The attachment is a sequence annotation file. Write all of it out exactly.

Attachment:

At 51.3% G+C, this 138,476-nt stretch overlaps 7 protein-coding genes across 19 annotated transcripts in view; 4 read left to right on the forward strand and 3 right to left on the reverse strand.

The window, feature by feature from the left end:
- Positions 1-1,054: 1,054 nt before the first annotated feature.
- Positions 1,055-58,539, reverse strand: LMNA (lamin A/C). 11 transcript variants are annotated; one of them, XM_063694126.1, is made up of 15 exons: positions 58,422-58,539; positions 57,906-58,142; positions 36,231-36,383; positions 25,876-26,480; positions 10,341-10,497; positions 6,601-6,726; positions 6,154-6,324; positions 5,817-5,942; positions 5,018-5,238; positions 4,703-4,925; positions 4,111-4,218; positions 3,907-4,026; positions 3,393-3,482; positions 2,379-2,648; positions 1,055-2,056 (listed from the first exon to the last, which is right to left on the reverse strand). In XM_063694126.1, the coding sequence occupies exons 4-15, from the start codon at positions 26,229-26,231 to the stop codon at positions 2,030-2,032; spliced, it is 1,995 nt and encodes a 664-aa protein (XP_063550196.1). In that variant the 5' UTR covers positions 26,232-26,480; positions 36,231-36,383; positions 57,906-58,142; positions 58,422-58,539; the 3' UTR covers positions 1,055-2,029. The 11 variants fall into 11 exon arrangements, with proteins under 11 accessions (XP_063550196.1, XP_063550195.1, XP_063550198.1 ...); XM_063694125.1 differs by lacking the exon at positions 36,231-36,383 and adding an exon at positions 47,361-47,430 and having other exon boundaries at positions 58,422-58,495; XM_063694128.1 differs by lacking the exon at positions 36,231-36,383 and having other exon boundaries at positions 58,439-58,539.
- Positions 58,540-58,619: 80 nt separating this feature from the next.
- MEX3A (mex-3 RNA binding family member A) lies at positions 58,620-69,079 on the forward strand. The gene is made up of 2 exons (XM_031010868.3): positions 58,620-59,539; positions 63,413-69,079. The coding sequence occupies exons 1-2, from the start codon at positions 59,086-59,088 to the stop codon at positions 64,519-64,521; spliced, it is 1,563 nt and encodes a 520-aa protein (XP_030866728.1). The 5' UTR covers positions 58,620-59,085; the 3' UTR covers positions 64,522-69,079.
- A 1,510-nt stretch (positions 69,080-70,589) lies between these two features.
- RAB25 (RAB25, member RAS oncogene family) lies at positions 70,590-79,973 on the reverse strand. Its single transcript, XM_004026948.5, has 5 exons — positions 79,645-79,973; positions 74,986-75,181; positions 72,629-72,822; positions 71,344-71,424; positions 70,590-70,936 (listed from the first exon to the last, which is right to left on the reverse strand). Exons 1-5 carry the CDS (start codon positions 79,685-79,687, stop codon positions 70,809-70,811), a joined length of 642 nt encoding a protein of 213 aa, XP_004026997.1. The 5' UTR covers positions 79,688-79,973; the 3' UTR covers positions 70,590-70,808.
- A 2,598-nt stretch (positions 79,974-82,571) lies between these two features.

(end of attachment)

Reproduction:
At 51.3% G+C, this 138,476-nt stretch overlaps 7 protein-coding genes across 19 annotated transcripts in view; 4 read left to right on the forward strand and 3 right to left on the reverse strand.

The window, feature by feature from the left end:
- Positions 1-1,054: 1,054 nt before the first annotated feature.
- Positions 1,055-58,539, reverse strand: LMNA (lamin A/C). 11 transcript variants are annotated; one of them, XM_063694126.1, is made up of 15 exons: positions 58,422-58,539; positions 57,906-58,142; positions 36,231-36,383; positions 25,876-26,480; positions 10,341-10,497; positions 6,601-6,726; positions 6,154-6,324; positions 5,817-5,942; positions 5,018-5,238; positions 4,703-4,925; positions 4,111-4,218; positions 3,907-4,026; positions 3,393-3,482; positions 2,379-2,648; positions 1,055-2,056 (listed from the first exon to the last, which is right to left on the reverse strand). In XM_063694126.1, the coding sequence occupies exons 4-15, from the start codon at positions 26,229-26,231 to the stop codon at positions 2,030-2,032; spliced, it is 1,995 nt and encodes a 664-aa protein (XP_063550196.1). In that variant the 5' UTR covers positions 26,232-26,480; positions 36,231-36,383; positions 57,906-58,142; positions 58,422-58,539; the 3' UTR covers positions 1,055-2,029. The 11 variants fall into 11 exon arrangements, with proteins under 11 accessions (XP_063550196.1, XP_063550195.1, XP_063550198.1 ...); XM_063694125.1 differs by lacking the exon at positions 36,231-36,383 and adding an exon at positions 47,361-47,430 and having other exon boundaries at positions 58,422-58,495; XM_063694128.1 differs by lacking the exon at positions 36,231-36,383 and having other exon boundaries at positions 58,439-58,539.
- Positions 58,540-58,619: 80 nt separating this feature from the next.
- MEX3A (mex-3 RNA binding family member A) lies at positions 58,620-69,079 on the forward strand. The gene is made up of 2 exons (XM_031010868.3): positions 58,620-59,539; positions 63,413-69,079. The coding sequence occupies exons 1-2, from the start codon at positions 59,086-59,088 to the stop codon at positions 64,519-64,521; spliced, it is 1,563 nt and encodes a 520-aa protein (XP_030866728.1). The 5' UTR covers positions 58,620-59,085; the 3' UTR covers positions 64,522-69,079.
- A 1,510-nt stretch (positions 69,080-70,589) lies between these two features.
- RAB25 (RAB25, member RAS oncogene family) lies at positions 70,590-79,973 on the reverse strand. Its single transcript, XM_004026948.5, has 5 exons — positions 79,645-79,973; positions 74,986-75,181; positions 72,629-72,822; positions 71,344-71,424; positions 70,590-70,936 (listed from the first exon to the last, which is right to left on the reverse strand). Exons 1-5 carry the CDS (start codon positions 79,685-79,687, stop codon positions 70,809-70,811), a joined length of 642 nt encoding a protein of 213 aa, XP_004026997.1. The 5' UTR covers positions 79,688-79,973; the 3' UTR covers positions 70,590-70,808.
- A 2,598-nt stretch (positions 79,974-82,571) lies between these two features.